May 24, 2018
Looking back on 5 years of teaching shibori
By Jennifer Fong
Pleating technique still wet and oxidizing from the vat.
I realize I’ve been teaching for over 5 years and thought it’d be fun to look back on all the great student work I’ve seen come through the classes.
Sometimes people ask me what shibori is. I always tell people that Japanese shibori is like “fancy tie dye”. Everyone always goes: ohhhh”.
In the beginning, I started out teaching shibori at Handcraft studio school in 2012. I was teaching each technique separately, doing a deep dive into pleating, stitch and binding. Each technique has such different characteristics. Pleating is quick and bold, stitch is more illustrative yet takes a bit longer and more planning and binding can go really big and impactful, or can be small scale too.
A beautiful setting inspires beautiful work at the Russian River
Then I started teaching at the beautiful Russian River. For 3 years, Johnson’s Beach generously hosted my workshops. My friends had bought the place and was trying to expand their customer base. I’d approached them and suggested a shibori retreat could be a great way to activate their space during summer months.
Retreats at Johnsons were a success, bringing friends and families together for a weekend of DIY crafting.
Upcycled duvet cover, Johnson's Beach July 2016
Shibori is one of the best ways to upcycle clothes without sewing. On top of that, everything the students make matches because they use one color, indigo! It ties together a perfect summer wardrobe in blue. It’s such a great way to use old clothes creatively.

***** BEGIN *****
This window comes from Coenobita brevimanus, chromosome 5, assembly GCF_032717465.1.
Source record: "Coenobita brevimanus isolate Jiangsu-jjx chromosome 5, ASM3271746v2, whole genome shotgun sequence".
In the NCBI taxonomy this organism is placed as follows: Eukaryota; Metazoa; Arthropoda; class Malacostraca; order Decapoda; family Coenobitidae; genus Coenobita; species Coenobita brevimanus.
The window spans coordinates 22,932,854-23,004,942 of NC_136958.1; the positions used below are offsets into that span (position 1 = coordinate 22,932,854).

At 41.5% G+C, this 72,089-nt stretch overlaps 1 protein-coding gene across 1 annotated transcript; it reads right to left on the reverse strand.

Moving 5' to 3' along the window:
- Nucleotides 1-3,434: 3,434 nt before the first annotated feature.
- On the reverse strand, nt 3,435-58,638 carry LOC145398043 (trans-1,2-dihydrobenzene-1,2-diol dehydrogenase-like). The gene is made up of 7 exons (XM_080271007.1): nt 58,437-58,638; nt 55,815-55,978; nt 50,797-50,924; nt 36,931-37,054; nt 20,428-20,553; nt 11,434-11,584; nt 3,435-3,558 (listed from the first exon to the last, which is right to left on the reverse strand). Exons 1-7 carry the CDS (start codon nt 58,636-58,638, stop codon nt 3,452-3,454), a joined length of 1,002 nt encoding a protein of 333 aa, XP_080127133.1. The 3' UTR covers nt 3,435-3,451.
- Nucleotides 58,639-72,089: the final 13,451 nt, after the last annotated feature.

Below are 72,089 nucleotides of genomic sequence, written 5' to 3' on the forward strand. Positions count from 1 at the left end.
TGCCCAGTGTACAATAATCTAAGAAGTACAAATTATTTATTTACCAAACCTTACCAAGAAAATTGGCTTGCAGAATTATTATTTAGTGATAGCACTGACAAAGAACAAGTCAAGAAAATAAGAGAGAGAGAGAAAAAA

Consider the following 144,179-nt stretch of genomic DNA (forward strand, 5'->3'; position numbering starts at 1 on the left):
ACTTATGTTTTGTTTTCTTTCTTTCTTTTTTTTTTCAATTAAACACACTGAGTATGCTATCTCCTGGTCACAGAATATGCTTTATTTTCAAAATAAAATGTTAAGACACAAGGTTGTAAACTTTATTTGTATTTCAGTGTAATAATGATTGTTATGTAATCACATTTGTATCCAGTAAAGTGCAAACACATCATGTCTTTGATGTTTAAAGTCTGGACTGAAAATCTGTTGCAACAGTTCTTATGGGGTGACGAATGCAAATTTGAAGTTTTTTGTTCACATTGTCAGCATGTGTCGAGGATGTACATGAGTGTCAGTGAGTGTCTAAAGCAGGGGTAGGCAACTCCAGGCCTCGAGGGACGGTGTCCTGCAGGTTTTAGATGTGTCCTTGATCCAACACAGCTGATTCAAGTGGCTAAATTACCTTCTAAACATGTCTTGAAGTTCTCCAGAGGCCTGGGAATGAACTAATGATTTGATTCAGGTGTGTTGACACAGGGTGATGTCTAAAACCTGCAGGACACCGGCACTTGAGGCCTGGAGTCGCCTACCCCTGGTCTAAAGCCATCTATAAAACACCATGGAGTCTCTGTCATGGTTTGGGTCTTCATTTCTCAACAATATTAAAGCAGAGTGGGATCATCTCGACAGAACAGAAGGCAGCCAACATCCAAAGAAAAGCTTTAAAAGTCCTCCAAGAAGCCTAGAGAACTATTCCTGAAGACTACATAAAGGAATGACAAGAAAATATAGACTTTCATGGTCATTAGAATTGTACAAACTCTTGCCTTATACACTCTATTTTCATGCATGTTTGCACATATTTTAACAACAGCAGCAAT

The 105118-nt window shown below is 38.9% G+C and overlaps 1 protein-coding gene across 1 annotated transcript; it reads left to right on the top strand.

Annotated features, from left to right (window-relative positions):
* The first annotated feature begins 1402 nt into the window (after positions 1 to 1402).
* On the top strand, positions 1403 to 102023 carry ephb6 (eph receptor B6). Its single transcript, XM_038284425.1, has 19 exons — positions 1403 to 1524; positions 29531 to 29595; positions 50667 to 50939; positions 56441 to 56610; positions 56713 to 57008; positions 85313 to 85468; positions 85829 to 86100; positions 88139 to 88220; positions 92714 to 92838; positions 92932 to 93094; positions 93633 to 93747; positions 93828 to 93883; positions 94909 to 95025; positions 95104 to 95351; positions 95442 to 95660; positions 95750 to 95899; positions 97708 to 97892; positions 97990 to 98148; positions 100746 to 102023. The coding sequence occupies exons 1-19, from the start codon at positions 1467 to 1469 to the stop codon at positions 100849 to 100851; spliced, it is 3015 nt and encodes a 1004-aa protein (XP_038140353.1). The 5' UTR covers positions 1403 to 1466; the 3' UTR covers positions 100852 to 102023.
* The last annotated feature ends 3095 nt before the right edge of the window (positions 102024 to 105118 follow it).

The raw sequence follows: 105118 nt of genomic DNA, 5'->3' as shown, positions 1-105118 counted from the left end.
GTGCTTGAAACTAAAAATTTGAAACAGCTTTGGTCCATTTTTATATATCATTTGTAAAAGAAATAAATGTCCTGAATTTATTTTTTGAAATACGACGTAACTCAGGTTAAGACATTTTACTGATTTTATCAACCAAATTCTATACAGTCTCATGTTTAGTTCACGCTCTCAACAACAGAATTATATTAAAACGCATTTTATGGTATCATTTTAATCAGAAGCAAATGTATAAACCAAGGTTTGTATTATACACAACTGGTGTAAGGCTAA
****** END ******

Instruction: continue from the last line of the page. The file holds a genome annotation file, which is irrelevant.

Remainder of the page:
Woven shibori by student
18 yards of fabric for a table cloth
Students brought amazing ideas to the shibori retreats. There was woven shibori, an 18 foot table cloth, and a 100 napkin project for someone’s wedding! I was super touched that the bride-to-be invited her aunt, her mom and her mom-in law to be.
Just look at all the blue hands and happy faces!
Finally after the third year, I decided to limit teaching to my garden studio. It was a lot of work to haul all the supplies up to the river. Now it’s less packing and planning to host with all my supplies and tools in the studio. I can teach in a more spontaneous way and go with the flow when our ideas occur. Each workshop is limited to 10 with plenty of space to move around.
I also started teaching with Michel Garcia’s 1-2-3 fructose indigo vat method. It requires heating up the water and a tiny bit more pre-planning in the fermentation stage, but wow, the color you get. It’s a more red cast blue and a much deeper shade.
Shibori in the garden studio, Berkeley, CA
Seeing what students bring to the classes is the most rewarding part of teaching for me. That, and sharing the magic of indigo dyeing as fabric oxidizes from green to blue. It never gets old. Once the pattern bundles are dyed, the unfurling and the reveal is always amazing.
If you’ve taken a shibori workshop from me, I’m curious to know if you have any questions or if you’ve continued to your shibori practice? If you’ve never done shibori before, I’d love to know what you might want to upcycle. Or if you’re a collector of textiles around the world, I’d love to see what inspires you. Please post in the comments below.